Gelati Travel Guide

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(This picture is not Gelati, it's Tbilisi old town, viewed from the Metekhi church.)

The Gelati Monastery , once a major centre of enlightenment in Georgia for many long centuries, was a repository of many outstanding monuments of art, and still is even today.

The monastery was founded by King David the Builder in 1106. As a result of the progressive policy he pursued as well as a favourable international situation, Georgia became a powerful feudal monarchal state which subordinated neighbouring countries to its influence and sought to play a leading role among all those of the Near East.

Wishing to establish in his homeland a center of enlightenment which would be in no way inferior to any of the renowned hearts of culture in Byzantium or in cuontries of the Near East, King David the Builder founded an academy at the Gelati Monastery and invited to teach there the most outstanding Georgian theologians, philosophers and doctors of law, many of whom had previously been active at various monasteries abroad or at the Mangan Academy in Constantinople.

Mosaic presenting the Virgin with Archangels (1125-1130) About 200 metres north-west of the Gelati ensemble, lie the ruins called Sokhasteri (hermits' dwelling place). The cleaning and research carried out on this spot showed that once a hospital was sited there and, according to the chronicle, David the Builder had erected it and personally supervised the care of the patients.

Portrait of King David the Builder with a model of the Cathedral in his hand (16th cent) The Gelati Monastery has preserved a great number of murals dating back to the 12th-18th centuries. They adorn both the main Cathedral consecrated to the Nativity of the Virgin and the Church of St. George. The murals in the main structure combine two kinds of monumental medium-mosaic and frasco. The mosaic occupies a small yet the most important place in the overall mural, while the rest is done in fresco technique. The latest renovations were done in oils in the 19th century.

Apostles and the Church Fathers(13th cent) However, the refined "psychological" type, common for Byzantine and Georgian art alike, reveals certain features, sometimes very subtle, typical of the local national type. Apostles Receiving the Eucharist (16th cent) The murals of the late 12th century and early 13th, which without doubt once adorned the Gelati Monastery (specifically the Church of St. George), have not survived. Today the second chronological layer of the Gelati murals is represented by the 13th-century frescos (c. 1291-1293) that adorn the east compartment of the main Cathedral's south chapel. In its time the chapel served as the burial vault of King David VI (Narin), the son of Rusudan. Our Lady's Day (16th cent) This mural is notable for its highly developed paleologue style which is quite unexpected for work done at the end of the 13th century. The third chronological layer of the Gelati murals is represented by surviving fragments in the south chapel. Judging by the portrait of King Bagrat V, they date from the last quarter of the 14th century St. Constantine and St. Helen (16th cent) Frescos of the 14th century have also been preserved in a few other parts of the Cathedral. The portrait of Bagrat V is the last of the surviving representations of kings of a united Georgia. All the portraits of later dates show kings of West Georgia, i.e. sovereigns of Imeretia Fresco (16th cent) The next chronological layer is represented by a double portrait exposed recently from beneath a 16th-century mural in the central part of the north chapel. The Nativity (17th cent) In 1510, following a surprise attack on West Georgia, the Turks seized Kutaisi, looting and burning the Gelati Monastery. It is supposed that the ancient burial vaults of the Georgian kings were ravaged. The murals, without doubt, might also have suffered from a fire. The Entry into Ierusalem (17th cent) At any rate, it is quite obvious that the murals in the central part of the main Cathedral, as well as those in the Church of St. George, suffered most, for they were all painted over in the 16th century.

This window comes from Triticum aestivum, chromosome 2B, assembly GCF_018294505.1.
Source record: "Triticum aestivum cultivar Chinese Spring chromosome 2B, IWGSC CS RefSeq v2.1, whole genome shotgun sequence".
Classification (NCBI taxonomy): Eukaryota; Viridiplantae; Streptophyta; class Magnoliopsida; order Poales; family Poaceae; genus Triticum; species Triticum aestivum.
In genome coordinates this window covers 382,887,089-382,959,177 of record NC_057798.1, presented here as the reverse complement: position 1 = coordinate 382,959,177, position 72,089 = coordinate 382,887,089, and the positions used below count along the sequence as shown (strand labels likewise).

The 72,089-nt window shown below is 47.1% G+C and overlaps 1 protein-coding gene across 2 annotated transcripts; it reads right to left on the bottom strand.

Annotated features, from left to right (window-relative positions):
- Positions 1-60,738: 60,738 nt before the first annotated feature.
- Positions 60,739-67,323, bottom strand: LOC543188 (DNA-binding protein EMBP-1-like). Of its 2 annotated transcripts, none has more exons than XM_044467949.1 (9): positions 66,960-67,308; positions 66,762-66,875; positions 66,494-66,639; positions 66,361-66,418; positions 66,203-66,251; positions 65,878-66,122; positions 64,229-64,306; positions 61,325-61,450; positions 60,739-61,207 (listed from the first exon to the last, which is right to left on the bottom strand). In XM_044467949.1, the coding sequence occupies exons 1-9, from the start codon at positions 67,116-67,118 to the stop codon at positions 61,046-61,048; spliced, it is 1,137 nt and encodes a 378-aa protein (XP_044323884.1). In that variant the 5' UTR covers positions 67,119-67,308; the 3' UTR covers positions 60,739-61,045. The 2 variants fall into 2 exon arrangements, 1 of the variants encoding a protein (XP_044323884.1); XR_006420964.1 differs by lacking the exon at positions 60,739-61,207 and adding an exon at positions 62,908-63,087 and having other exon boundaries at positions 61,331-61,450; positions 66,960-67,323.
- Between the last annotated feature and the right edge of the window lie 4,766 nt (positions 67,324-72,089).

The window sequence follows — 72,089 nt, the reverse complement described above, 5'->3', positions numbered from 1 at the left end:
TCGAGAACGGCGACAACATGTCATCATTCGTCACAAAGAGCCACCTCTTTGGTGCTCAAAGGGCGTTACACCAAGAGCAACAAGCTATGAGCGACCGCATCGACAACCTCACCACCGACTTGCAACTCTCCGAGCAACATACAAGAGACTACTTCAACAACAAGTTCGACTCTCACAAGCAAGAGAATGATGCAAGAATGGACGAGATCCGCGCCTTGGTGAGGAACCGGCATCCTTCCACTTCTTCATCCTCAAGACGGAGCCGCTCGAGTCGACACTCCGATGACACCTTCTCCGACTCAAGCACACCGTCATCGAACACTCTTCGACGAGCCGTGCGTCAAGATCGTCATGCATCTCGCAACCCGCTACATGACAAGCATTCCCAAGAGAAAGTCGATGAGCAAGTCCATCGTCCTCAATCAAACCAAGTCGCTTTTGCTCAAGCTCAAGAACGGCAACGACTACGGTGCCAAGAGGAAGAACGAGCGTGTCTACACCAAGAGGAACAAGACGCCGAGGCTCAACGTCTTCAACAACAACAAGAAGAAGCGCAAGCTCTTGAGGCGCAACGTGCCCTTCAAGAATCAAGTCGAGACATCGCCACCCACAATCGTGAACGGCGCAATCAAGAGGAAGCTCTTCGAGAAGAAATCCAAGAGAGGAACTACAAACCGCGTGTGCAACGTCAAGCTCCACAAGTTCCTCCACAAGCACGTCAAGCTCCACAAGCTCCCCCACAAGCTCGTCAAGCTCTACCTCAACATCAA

The Descent of the Holy Spirit (17th cent) The paintings in the Cathedral cupola were executed by an artist named Tevdore, apparently in the 17th century. Until recent times the gelati Monastery housed ancient manuscripts and unique examples of embossed precious metal.

The Ascension (17th cent) Some of the latter are embellished with enamel as, for instance, the superb casing for the Khakhuli icon made in the second half of the 12th century. This icon had been moved to Gelati from the Khakhuli Monastery. In Gelati a casing was made for it, the central part being of gold, and the lateral wings of silver gilt. The inscription on the icon mentions King David the Builder and his son Demetre.

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